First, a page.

The 'Lone Ranger' Rides ... In Colorado
After dust storms and bad weather in New Mexico plagued the filming of Gore Verbinski's The Lone Ranger, starring Johnny Depp and Armie Hammer, the production picked up shop and settled in for three weeks of shooting in the tiny mining town of Creede, Colo.: population 450. And there, everything clicked.
"As a location, Creede fulfilled a unique need for the production of The Lone Ranger," says the film's Colorado location manager, Julie Hannum. "The primary set was constructed around an old mining town built more than 100 years ago and incorporated some of the mine's original buildings. It gives the movie an era-specific authenticity."
The movie, which is promising a revamp of the Lone Ranger lore, follows in the footsteps of such famous Westerns as the original True Grit and Butch Cassidy and the Sundance Kid, which also filmed in Colorado. The state's canvas of untouched mountain wilderness, forests, deserts and historic Wild West-era structures made it an obvious choice for such films. But with today's enhanced tax incentives offered by competing states, The Lone Ranger's decision to shoot in Colorado is something of an outlier. The project, which Jerry Bruckheimer is producing at a budget that sources say has grown as high as $250 million (though Disney has denied that number), is the first major Hollywood effort to shoot in the state since 2007's Jack Nicholson-Morgan Freeman starrer The Bucket List. The Coen brothers scouted Colorado for their 2010 True Grit remake but settled on New Mexico thanks in large part to that state's meaty production tax breaks.
"We have a lot of great-looking stuff, but you can't make a picture just on the looks," says Colorado film commissioner Donald Zuckerman. "You need money."
And after years of watching neighboring states like New Mexico become production powerhouses, Colorado decided it wants in on the action. In May, after seven failed attempts, the Colorado legislature passed a new production tax-incentive initiative. The program, which went into effect July 1, provides a 20 percent cash rebate on production costs on films, TV shows, commercials and music videos that hire at least half their crew locally. The new program also offers producers a 4 percent to 5 percent loan guarantee on the budget of their film -- something Zuckerman says is unique to Colorado.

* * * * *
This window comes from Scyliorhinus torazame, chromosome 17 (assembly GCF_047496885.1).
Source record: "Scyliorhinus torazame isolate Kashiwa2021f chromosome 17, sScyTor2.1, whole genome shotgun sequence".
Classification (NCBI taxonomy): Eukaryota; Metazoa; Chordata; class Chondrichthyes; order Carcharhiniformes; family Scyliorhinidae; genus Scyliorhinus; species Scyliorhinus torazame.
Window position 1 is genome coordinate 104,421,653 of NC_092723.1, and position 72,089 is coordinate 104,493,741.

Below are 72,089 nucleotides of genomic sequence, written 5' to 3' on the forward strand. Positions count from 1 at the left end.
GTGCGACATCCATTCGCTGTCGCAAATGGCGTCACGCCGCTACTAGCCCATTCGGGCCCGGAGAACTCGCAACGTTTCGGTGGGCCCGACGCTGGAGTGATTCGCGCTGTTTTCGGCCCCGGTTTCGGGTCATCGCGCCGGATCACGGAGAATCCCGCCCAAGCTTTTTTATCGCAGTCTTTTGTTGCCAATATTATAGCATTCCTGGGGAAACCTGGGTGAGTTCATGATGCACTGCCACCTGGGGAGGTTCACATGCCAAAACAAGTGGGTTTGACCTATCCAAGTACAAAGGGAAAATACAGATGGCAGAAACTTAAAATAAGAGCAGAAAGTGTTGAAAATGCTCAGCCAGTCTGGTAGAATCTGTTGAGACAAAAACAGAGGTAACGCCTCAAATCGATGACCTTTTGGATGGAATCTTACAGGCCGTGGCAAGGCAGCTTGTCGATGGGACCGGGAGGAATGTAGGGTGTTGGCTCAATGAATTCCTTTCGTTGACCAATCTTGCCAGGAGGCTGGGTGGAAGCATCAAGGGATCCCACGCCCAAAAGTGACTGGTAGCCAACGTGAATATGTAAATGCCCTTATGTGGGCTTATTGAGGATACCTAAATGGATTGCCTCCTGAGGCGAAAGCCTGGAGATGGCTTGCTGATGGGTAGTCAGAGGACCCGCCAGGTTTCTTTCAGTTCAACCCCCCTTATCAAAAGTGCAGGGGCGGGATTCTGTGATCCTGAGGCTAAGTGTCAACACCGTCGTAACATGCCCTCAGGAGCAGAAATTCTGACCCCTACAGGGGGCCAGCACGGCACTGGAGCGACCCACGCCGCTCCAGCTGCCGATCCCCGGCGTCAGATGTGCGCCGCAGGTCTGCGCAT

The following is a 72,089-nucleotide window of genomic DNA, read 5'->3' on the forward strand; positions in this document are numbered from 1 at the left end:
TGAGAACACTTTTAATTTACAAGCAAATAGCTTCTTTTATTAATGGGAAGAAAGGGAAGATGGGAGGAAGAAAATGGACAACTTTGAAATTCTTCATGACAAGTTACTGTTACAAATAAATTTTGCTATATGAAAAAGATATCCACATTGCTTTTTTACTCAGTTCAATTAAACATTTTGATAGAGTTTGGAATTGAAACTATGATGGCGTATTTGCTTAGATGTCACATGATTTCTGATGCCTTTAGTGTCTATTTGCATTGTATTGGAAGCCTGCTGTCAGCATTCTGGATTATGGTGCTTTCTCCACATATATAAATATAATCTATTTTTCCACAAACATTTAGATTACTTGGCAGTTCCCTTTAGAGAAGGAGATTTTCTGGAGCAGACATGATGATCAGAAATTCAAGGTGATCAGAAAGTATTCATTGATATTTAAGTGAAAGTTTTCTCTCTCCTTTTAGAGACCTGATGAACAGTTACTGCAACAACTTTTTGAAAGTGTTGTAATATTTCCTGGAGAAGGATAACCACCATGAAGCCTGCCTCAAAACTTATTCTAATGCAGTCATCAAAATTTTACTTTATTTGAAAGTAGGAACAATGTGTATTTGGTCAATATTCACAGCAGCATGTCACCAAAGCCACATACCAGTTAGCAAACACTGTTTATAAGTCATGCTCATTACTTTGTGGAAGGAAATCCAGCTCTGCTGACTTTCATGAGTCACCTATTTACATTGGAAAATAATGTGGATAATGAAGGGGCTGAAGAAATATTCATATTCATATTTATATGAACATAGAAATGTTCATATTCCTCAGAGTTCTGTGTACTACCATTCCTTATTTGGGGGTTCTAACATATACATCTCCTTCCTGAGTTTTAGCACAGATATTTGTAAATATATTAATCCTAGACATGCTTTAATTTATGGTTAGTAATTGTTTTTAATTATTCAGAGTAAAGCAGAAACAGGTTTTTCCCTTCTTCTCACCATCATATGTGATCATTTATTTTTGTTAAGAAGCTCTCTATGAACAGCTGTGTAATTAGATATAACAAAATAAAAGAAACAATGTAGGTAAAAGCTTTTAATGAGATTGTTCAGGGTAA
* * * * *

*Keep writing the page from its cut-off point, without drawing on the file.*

"Producers will get more money here up front than they will get in states like New Mexico, Louisiana or Utah," he says.
Don't expect Hollywood to come running right away, however. The entire program has a cap of $4 million for its current fiscal year -- and Zuckerman says the state has no intention of giving it all to one film. (The Lone Ranger, which employed a crew mostly from New Mexico and began filming before the incentives took effect, was not eligible.)
"We're not after Hollywood. We're after independent production. There's a business to be had doing smaller productions. They hire local people," he explains.
The hope is that by establishing a beachhead in the indie world, Colorado's film program can convince skeptical lawmakers that the state's scenic beauty can translate to more production gold.
Certainly, the presence of a multimillion-dollar film like Lone Ranger has been a boost for the state, which has since had to deal with the shadow cast by the July 20 Aurora theater massacre. The Ranger production reportedly dropped as much as $7 million into the local economy.
Creede Mayor Eric Grossman says hosting the film crew was a boon to his otherwise tourism-dependent former mining town: "It was like winning the lottery, really. We haven't had a year like this since the silver boom in the 1890s. Our April sales tax numbers alone were up 200 percent."
With testimonials like that, it's hard not to imagine Colorado lawmakers kicking the door open for more production. But Zuckerman says that with so much competition from neighboring states, he'd be happy to settle for slow and steady growth.
"We're going to try to show the legislature that it works," he says. "That this is something good for the state. Right now I don't see us as much of a threat to states like New Mexico. We're just getting our feet wet."
COWBOY PICS AT HOME ON THE RANGE: Colorado, with its varied geography, has hosted scenic Westerns -- and even a sci-fi feature
1956 The Searchers: While the John Wayne classic, directed by John Ford, is most closely linked to Utah's Monument Valley, it also filmed in the Colorado towns of Aspen and Gunnison.
1969 True Grit: Wayne performed his Oscar-winning turn as Rooster Cogburn throughout the state -- courtroom scenes took place in the actual Ouray County Courthouse.
1969 Butch Cassidy and the Sundance Kid: Parts of the Paul Newman-Robert Redford starrer filmed in Telluride, home to the annual film fest.
1991 City Slickers: For his comedy, Billy Crystal and his posse headed to the railroad town of Durango.
1996 Independence Day: Will Smith fought aliens from the Peterson Air Force Base in Colorado Springs.